Proposed policies to aid the real estate market
Based on real estate reports from VIRAC, the market should continue to prioritize transparency and professionalism. Moreover, several market research units have suggested that Decrees and Circulars need to be amended soon within the government’s competence, as well as in ministries, branches, and localities. This includes paying special attention to project transfer, land rent determination, valuation, compensation, site clearance, and social housing planning.
It is suggested that investors reconsider solutions such as reducing selling prices, accepting loss-stop sales, or selling off assets to pay off debt. This proposal has been made by the government and the state bank aimed at removing troubles for the real estate market. The state does not necessarily use budget money to support, but instead uses policy mechanisms and reciprocal capital, focusing on priming capital for social housing.
Furthermore, the Prime Minister has emphasized the need to balance interest rates and inflation, monetary and fiscal policies, growth and inflation, and the domestic and foreign markets when it comes to credit policy.
The Ministry of Construction has proposed several solutions to the government to help open up real estate credit capital. These include flexibly and synchronously operating monetary policy tools, and opening up credit capital flows for socioeconomic development. Additionally, perfect policies are crucial to mobilize maximum financial resources at home and abroad for housing and the market.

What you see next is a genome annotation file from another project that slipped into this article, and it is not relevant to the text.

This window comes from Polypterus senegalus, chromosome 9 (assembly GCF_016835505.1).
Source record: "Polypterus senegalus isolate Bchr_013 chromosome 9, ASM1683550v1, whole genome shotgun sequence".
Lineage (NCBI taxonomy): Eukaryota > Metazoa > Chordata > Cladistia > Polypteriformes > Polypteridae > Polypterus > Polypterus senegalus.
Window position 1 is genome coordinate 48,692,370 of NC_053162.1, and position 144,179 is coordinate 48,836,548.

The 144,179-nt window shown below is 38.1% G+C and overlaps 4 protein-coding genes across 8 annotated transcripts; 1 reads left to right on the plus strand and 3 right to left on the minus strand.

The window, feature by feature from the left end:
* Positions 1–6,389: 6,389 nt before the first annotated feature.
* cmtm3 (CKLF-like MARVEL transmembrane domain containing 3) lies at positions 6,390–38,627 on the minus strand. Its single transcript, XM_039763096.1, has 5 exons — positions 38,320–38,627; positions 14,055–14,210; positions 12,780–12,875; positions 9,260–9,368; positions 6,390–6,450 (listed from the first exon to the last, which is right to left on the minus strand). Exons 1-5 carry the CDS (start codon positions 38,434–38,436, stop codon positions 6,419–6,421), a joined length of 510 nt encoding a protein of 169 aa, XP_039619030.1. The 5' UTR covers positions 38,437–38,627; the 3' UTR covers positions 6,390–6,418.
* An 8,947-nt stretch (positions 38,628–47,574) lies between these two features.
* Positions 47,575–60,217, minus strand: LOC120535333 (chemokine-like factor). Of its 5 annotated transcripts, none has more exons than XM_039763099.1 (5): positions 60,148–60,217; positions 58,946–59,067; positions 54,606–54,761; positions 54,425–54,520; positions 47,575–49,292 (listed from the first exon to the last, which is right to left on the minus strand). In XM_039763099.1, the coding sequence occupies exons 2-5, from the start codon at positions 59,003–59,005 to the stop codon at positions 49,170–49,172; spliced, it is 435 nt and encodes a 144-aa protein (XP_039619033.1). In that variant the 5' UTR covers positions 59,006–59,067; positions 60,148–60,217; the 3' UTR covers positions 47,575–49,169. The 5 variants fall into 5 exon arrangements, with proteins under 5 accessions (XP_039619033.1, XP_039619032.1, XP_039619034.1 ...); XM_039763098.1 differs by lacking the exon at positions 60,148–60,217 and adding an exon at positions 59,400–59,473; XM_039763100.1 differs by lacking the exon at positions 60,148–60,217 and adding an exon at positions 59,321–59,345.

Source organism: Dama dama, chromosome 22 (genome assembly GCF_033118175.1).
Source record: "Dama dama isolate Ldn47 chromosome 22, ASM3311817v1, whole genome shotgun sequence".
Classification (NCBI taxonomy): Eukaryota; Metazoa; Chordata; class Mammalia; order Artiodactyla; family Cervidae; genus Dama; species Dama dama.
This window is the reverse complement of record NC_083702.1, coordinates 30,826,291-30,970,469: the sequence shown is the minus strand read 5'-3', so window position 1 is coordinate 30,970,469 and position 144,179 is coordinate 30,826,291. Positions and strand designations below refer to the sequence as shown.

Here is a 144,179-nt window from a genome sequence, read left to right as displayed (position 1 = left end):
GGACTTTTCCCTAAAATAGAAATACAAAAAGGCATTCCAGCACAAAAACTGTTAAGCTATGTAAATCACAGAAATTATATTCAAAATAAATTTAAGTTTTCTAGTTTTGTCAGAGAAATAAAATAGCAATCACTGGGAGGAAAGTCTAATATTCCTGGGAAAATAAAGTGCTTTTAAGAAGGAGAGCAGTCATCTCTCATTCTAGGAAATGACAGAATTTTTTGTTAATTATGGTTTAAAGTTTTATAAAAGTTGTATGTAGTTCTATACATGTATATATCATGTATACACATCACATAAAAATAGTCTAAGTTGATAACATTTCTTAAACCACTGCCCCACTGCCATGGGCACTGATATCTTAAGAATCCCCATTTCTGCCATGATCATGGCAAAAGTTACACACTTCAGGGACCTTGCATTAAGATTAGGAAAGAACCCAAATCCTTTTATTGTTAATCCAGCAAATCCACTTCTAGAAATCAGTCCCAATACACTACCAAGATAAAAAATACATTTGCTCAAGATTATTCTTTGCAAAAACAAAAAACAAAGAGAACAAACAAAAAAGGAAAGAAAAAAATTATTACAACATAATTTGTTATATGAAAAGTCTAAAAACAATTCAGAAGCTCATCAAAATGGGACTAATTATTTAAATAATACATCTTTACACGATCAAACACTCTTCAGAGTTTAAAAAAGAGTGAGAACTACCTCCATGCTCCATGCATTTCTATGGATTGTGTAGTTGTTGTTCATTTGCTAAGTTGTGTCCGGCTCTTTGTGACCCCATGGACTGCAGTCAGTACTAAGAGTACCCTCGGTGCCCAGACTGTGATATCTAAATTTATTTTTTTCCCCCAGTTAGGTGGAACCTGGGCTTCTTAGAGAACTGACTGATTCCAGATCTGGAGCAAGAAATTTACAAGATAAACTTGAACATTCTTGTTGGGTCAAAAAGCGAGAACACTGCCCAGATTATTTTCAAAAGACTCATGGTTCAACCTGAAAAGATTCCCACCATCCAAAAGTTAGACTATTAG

One considered solution is loosening the appropriate “credit room” to support the economy in 2023 and the following years. This would help businesses, investors, and homebuyers access credit more easily.
Furthermore, the focus should be on projects, feasible loan options, customers with financial potential, and the ability to repay debts in full and on time. It is essential to prioritize lending to social housing projects and consider debt rescheduling and interest rate reduction to support the real estate industry.
Businesses have proposed that the government back up the mechanism. Specifically, the government and the state bank could issue regulations to allow subsidiary banks to expand, postpone, or maintain the same debt group for real estate for 2-3 years. This would help businesses have time to wait for the market recovery and upcoming legal changes.
Opportunities for the real estate market
Policies such as the Law on Housing and the Law on Business are expected to be submitted to the National Assembly in May 2023 and passed in October 2023, along with the Land Law. These changes will be essential in navigating the real estate market until 2030.
The draft Land Law has amended and supplemented 184 articles, with 41 new articles being added and 8 articles being discarded, leaving only 28 articles unchanged. This shows that the upcoming Law changes will be significant.
The Chairman of the Vietnam Real Estate Brokerage Council has predicted that the real estate market will receive a positive signal in the first quarter of 2023 when implementing synchronous solutions. In the second quarter of 2023, the government will focus on amending and addressing issues in investment procedures for group housing projects, accommodation houses, and the renovation of old apartment buildings.
However, investors need to continuously update their understanding of the business environment, real demand, and development potential and have the ability to deploy the projects they undertake. With many inadequacies in the real estate market, businesses should closely observe real estate report data from 2022. Then they can make more objective and comprehensive decisions for their next steps.